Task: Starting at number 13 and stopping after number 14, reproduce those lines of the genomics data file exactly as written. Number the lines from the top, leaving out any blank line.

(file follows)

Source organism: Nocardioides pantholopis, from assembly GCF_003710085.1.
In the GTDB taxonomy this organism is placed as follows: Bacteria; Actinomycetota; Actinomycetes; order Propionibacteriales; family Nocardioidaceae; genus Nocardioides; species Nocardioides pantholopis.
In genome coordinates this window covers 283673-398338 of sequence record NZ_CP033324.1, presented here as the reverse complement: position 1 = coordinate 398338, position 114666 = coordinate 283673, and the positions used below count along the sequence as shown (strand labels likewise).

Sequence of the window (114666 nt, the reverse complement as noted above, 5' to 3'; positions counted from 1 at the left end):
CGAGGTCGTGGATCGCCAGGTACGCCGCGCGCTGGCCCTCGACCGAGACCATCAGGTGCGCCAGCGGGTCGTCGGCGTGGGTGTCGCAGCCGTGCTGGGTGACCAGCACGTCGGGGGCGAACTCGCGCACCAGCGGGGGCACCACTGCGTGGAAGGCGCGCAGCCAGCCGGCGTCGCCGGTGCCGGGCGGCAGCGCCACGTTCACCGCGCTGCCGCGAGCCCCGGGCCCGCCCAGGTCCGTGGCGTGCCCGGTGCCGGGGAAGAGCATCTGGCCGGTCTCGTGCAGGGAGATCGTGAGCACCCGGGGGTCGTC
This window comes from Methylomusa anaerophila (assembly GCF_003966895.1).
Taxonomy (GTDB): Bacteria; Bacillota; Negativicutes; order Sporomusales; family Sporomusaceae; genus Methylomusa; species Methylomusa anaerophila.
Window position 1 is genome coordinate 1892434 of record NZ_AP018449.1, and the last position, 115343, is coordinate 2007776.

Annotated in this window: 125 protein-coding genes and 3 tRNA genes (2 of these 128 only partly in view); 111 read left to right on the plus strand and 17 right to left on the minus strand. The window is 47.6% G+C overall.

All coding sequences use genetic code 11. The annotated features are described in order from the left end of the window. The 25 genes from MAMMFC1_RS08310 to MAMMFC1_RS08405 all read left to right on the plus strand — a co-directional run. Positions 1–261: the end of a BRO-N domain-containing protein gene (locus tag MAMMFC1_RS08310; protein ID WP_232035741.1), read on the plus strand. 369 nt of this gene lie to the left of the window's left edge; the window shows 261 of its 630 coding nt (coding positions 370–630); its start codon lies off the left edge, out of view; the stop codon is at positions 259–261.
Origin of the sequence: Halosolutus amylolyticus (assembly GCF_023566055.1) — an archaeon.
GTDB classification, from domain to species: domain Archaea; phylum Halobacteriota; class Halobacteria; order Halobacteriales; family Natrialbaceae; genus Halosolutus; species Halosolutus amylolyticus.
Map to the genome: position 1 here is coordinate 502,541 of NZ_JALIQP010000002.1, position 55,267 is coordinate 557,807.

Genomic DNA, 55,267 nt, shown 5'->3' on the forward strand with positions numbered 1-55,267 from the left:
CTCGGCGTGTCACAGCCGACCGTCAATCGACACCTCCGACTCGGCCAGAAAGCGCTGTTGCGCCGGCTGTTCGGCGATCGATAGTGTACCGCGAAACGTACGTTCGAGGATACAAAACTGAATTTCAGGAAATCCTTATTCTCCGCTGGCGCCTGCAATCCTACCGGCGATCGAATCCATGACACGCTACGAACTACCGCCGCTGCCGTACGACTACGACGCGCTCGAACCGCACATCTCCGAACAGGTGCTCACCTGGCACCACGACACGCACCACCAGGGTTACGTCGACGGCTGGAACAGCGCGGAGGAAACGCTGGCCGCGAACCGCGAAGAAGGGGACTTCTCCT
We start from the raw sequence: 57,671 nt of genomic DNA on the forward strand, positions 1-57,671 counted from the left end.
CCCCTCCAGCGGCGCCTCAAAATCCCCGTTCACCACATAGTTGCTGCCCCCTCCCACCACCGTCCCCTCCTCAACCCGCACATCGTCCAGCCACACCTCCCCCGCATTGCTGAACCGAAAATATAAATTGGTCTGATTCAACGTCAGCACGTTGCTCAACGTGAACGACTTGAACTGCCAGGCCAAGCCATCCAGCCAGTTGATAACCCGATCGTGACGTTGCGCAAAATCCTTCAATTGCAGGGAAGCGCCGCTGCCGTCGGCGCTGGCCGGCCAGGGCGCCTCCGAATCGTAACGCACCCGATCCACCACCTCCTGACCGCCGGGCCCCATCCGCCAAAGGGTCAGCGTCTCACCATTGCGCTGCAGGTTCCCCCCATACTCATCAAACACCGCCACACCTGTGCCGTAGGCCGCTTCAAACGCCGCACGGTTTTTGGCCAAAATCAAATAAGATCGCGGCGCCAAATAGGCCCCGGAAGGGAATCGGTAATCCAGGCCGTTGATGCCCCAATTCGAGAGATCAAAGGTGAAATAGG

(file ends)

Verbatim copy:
Map to the genome: position 1 here is coordinate 502,541 of NZ_JALIQP010000002.1, position 55,267 is coordinate 557,807.

Genomic DNA, 55,267 nt, shown 5'->3' on the forward strand with positions numbered 1-55,267 from the left: